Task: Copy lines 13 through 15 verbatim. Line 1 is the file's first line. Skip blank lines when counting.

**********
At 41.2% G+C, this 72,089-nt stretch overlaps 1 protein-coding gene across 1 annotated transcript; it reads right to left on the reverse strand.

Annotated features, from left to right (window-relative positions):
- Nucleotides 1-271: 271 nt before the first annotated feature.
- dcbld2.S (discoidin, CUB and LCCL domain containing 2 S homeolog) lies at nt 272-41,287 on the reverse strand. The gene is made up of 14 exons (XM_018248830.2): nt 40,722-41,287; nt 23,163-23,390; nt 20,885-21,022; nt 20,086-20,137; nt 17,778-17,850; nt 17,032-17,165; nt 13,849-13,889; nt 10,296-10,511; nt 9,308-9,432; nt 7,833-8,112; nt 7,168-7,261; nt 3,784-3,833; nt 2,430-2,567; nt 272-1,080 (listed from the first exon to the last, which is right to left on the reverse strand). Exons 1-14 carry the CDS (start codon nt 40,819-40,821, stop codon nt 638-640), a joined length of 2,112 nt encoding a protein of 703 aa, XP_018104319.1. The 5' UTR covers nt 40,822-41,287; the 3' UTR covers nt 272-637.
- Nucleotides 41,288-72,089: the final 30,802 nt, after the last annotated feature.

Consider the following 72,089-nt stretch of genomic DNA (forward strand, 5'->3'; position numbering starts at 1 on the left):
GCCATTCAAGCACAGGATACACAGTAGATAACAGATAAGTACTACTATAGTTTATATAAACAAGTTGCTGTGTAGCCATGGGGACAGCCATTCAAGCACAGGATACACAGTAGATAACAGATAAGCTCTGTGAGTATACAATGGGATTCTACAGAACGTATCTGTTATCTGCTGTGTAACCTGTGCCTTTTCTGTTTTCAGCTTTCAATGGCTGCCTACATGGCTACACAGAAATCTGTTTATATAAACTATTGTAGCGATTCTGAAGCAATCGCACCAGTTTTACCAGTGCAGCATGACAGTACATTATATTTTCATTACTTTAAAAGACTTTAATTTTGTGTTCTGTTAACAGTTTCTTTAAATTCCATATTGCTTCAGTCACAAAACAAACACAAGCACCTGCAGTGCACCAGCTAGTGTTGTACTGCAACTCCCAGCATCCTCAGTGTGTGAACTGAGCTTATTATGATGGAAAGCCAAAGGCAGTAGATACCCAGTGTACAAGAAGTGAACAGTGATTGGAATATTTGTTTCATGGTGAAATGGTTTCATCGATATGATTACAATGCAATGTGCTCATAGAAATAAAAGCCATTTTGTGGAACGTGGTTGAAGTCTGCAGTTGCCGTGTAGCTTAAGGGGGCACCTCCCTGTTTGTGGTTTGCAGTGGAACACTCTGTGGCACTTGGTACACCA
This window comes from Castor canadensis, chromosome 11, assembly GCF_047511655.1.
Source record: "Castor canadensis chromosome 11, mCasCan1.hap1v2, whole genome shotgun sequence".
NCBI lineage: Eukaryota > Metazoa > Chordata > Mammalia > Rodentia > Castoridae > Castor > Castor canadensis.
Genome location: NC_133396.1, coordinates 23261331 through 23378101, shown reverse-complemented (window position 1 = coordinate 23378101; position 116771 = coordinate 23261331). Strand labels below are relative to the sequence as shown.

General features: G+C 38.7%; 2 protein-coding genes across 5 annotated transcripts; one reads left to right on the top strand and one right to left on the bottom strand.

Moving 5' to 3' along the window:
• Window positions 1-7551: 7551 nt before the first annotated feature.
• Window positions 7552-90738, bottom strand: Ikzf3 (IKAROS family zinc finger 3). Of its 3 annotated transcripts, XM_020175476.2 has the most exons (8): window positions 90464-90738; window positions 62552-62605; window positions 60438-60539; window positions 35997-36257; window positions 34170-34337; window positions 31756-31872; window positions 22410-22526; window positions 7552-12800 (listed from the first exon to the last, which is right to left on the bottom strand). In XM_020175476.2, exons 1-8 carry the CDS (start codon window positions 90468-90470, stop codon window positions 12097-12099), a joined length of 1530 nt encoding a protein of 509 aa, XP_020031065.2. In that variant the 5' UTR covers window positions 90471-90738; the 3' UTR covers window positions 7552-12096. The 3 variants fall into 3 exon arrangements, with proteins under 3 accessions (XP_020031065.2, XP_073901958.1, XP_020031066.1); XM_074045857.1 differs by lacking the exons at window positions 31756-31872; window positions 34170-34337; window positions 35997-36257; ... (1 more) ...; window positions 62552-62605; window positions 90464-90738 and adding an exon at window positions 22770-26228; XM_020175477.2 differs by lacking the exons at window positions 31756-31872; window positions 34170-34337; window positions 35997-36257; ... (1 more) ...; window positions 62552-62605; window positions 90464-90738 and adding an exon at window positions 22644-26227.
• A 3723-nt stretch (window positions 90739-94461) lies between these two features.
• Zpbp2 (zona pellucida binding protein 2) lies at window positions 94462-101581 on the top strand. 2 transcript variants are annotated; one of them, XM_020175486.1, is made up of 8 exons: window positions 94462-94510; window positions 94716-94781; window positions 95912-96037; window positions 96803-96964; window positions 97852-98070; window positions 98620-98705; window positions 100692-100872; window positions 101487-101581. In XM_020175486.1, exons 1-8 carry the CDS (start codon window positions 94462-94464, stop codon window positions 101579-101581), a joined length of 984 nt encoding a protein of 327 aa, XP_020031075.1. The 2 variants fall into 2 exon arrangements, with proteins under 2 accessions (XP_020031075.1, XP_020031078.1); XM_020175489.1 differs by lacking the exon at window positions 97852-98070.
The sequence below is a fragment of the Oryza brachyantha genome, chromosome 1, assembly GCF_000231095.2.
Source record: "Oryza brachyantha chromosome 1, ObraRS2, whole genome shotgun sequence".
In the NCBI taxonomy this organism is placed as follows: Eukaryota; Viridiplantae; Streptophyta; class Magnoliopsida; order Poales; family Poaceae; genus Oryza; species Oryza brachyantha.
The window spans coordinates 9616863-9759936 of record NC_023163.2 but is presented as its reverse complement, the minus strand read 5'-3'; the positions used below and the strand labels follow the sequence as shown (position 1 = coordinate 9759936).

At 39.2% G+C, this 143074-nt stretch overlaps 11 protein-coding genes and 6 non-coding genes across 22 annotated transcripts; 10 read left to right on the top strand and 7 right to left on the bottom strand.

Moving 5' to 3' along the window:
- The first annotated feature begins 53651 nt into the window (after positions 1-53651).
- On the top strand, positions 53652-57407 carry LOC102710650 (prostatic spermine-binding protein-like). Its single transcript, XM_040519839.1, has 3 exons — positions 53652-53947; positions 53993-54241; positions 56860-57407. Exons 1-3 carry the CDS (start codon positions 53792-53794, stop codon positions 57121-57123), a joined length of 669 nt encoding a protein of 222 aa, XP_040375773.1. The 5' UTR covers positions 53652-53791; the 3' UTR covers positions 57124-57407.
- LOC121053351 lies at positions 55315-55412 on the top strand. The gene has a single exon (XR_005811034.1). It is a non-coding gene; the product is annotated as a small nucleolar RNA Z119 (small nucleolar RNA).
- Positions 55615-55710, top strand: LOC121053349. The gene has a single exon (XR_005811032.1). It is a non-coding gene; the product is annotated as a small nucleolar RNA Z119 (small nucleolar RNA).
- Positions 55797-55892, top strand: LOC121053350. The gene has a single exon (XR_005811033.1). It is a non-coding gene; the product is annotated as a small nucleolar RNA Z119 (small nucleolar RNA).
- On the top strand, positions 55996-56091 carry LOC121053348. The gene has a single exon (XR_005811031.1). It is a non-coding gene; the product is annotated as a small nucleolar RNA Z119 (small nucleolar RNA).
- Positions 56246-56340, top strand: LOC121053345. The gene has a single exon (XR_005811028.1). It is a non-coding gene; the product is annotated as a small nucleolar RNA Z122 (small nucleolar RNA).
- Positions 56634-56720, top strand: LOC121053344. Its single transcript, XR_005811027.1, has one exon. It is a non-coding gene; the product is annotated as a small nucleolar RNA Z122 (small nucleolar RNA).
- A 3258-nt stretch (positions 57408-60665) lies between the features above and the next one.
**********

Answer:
Moving 5' to 3' along the window:
• Window positions 1-7551: 7551 nt before the first annotated feature.
• Window positions 7552-90738, bottom strand: Ikzf3 (IKAROS family zinc finger 3). Of its 3 annotated transcripts, XM_020175476.2 has the most exons (8): window positions 90464-90738; window positions 62552-62605; window positions 60438-60539; window positions 35997-36257; window positions 34170-34337; window positions 31756-31872; window positions 22410-22526; window positions 7552-12800 (listed from the first exon to the last, which is right to left on the bottom strand). In XM_020175476.2, exons 1-8 carry the CDS (start codon window positions 90468-90470, stop codon window positions 12097-12099), a joined length of 1530 nt encoding a protein of 509 aa, XP_020031065.2. In that variant the 5' UTR covers window positions 90471-90738; the 3' UTR covers window positions 7552-12096. The 3 variants fall into 3 exon arrangements, with proteins under 3 accessions (XP_020031065.2, XP_073901958.1, XP_020031066.1); XM_074045857.1 differs by lacking the exons at window positions 31756-31872; window positions 34170-34337; window positions 35997-36257; ... (1 more) ...; window positions 62552-62605; window positions 90464-90738 and adding an exon at window positions 22770-26228; XM_020175477.2 differs by lacking the exons at window positions 31756-31872; window positions 34170-34337; window positions 35997-36257; ... (1 more) ...; window positions 62552-62605; window positions 90464-90738 and adding an exon at window positions 22644-26227.